One such option is to have the computer suggest one or more alternate color schemes for the print job that do not include the missing toner color. A user may select an alternate color scheme and have the print job resubmitted to the print device for printing with the alternate scheme. The color gamut available for printing the job is adjusted according to the alternate color scheme by mapping the print job to a look-up table that replaces non-reproducible colors with reproducible colors. Adjusting the color gamut based on an alternate color scheme permits the print job to proceed without being canceled, avoids the unacceptable fading or streaking between colors that occurs when a toner color is low or empty, and forestalls the need to replace the missing toner color. In addition, where all-in-one color toner cartridges are used, the ability to put-off replacing the depleted toner color while maintaining acceptable print quality permits continued use of the remaining toner colors that would otherwise be wasted if the cartridge were replaced.
 In addition to alternate color schemes, the printer control logic presents various other options for managing the non-optimal consumable condition. These options include canceling the print job, permitting the print job to print with the non-optimal condition, deactivating the affected toner color before printing the print job, redirecting the print job to an alternate print device, pausing the print process to permit correction of the non-optimal condition, and printing the print job in grayscale.
 The same reference numbers are used throughout the drawings to reference like components and features.
FIG. 1 illustrates a workstation and a printing device as a suitable system environment in which to adjust a color gamut based on the condition of a consumable component of the printing device.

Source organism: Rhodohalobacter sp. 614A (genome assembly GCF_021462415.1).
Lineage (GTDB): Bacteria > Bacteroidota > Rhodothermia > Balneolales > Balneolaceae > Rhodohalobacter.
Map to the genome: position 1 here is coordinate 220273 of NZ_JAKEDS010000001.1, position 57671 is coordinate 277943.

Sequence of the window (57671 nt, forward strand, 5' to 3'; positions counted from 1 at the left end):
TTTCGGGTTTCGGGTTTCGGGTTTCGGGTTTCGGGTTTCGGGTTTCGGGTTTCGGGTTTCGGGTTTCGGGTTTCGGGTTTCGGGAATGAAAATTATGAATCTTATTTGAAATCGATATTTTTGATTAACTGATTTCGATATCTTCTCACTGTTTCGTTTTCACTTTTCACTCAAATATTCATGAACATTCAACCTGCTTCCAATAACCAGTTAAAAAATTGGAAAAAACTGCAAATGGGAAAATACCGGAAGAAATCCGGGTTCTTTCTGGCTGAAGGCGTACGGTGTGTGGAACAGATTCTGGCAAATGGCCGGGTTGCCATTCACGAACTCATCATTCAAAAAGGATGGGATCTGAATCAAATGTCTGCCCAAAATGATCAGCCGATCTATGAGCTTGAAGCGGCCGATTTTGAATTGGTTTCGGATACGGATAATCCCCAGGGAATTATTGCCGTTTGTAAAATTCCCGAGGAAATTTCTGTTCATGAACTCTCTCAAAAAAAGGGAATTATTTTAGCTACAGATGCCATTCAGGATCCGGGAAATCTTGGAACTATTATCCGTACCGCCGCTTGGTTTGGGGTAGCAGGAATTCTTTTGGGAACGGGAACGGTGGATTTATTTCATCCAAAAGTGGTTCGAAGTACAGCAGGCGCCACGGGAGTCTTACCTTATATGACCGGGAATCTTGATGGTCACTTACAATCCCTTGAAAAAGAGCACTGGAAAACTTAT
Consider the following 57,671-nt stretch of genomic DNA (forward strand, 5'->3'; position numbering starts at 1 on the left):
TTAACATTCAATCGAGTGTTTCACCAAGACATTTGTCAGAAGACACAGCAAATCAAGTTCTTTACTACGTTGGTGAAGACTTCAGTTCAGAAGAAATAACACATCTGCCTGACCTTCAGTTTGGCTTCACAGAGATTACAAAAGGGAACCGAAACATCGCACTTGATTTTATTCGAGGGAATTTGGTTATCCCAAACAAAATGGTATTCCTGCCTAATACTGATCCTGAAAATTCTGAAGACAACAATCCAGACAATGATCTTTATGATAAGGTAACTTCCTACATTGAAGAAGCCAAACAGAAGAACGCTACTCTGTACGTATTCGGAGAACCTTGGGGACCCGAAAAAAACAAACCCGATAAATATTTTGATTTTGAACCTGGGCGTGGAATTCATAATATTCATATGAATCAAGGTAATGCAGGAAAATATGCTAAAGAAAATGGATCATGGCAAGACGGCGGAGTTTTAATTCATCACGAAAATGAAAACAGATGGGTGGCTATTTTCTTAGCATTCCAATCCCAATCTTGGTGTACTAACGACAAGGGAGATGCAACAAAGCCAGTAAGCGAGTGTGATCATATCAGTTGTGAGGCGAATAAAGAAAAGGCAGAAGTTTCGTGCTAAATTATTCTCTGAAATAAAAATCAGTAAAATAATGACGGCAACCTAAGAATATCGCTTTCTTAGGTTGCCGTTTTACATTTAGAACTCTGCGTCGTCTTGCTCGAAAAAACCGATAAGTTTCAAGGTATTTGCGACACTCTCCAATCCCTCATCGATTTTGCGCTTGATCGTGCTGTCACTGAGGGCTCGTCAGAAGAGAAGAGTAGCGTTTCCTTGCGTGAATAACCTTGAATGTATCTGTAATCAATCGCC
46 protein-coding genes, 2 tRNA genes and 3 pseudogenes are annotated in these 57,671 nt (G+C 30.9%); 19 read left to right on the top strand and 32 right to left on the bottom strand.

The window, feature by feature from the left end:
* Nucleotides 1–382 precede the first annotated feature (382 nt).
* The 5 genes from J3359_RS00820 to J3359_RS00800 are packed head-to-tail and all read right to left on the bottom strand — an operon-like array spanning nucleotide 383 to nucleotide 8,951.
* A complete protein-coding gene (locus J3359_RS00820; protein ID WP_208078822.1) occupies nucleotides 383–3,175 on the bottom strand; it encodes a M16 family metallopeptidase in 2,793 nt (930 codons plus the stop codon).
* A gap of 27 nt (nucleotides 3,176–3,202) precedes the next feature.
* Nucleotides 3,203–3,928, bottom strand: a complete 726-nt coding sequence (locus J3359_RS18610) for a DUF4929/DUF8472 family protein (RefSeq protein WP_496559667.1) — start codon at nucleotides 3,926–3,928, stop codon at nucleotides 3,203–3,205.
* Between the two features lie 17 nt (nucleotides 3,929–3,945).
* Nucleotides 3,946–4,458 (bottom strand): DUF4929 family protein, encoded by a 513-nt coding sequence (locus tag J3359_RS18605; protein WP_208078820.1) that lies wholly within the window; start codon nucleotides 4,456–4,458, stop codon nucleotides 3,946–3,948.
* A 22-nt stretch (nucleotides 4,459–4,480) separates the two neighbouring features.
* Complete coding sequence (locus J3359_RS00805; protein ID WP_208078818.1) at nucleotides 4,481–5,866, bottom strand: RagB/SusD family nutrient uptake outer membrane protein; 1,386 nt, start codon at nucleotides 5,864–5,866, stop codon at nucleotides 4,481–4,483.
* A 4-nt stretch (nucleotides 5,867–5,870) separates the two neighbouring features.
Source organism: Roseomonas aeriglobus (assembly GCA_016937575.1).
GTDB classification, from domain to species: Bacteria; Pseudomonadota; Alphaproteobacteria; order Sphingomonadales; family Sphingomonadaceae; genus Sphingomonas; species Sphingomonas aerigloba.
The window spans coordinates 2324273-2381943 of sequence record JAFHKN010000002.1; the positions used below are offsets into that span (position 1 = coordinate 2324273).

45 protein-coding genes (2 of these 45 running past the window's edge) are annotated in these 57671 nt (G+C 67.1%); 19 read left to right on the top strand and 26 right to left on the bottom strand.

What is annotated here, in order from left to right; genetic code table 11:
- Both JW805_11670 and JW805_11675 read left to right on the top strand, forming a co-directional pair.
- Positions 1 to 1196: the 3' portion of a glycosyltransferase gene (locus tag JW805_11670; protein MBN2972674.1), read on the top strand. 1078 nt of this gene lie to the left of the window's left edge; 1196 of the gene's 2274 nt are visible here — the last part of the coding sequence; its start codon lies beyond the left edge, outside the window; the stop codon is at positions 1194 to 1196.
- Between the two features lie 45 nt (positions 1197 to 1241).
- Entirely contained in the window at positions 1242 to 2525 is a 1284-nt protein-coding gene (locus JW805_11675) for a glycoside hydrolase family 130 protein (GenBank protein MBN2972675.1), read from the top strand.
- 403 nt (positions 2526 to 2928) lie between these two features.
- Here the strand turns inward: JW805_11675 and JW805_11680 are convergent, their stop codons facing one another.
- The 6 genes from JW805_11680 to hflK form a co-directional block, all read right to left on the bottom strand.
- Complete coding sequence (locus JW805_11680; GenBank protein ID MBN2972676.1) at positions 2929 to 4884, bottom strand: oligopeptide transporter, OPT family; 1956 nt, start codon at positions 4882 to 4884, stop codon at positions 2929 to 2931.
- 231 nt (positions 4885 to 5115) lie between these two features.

FIG. 2 is a block diagram illustrating a system such as that in FIG. 1.
FIG. 3 illustrates a printer device which uses various consumable components.
FIG. 4A is a flow diagram illustrating an example method of printing where an alternate color scheme is made available for a print job based on a non-optimal consumable condition.
FIG. 4B is a continuation of the flow diagram of FIG. 4A, illustrating the basic operations taking place when a color gamut is adjusted.
FIG. 5 is a flow diagram illustrating an example method of printing where a color gamut has been adjusted because of a non-optimal consumable condition.
 The system and methods described herein relate to managing a printing process based on the condition of consumable components of a color printing device. System users are notified of non-optimal conditions in consumable components and presented with options for how the system may proceed in processing a print job. The options include having the system suggest one or more alternate color schemes that avoid the non-optimal condition while providing the most likely acceptable alternative to a user. If the user accepts an alternate color scheme, the system adjusts the color gamut (the range of colors reproducible by a print device) for the print job accordingly and resubmits the print job to the print device. By selecting an alternate color scheme, the user avoids having the print job canceled or the unacceptable print quality likely to result from the non-optimal consumable condition.
 Exemplary System for Adjusting Color Gamut Based on a Consumable Condition
FIG. 1 illustrates an example of a printing system which is suitable for adjusting a color gamut based on the condition of a consumable component of a print device. The system 100 of FIG. 1 includes a printer device 102 connected to a host computer 104 through a direct or network connection 106. Network connections 106 can include LANs (local access networks), WANs (wide area networks), or any other suitable communication link. The invention is applicable to various types of color printing devices that make use of consumable components. Therefore, printer device 102 can include devices such as copiers, fax machines, scanners, and the like, and may also include multifunction peripheral (MFP) devices which combine the functionality of two or more peripheral devices into a single device.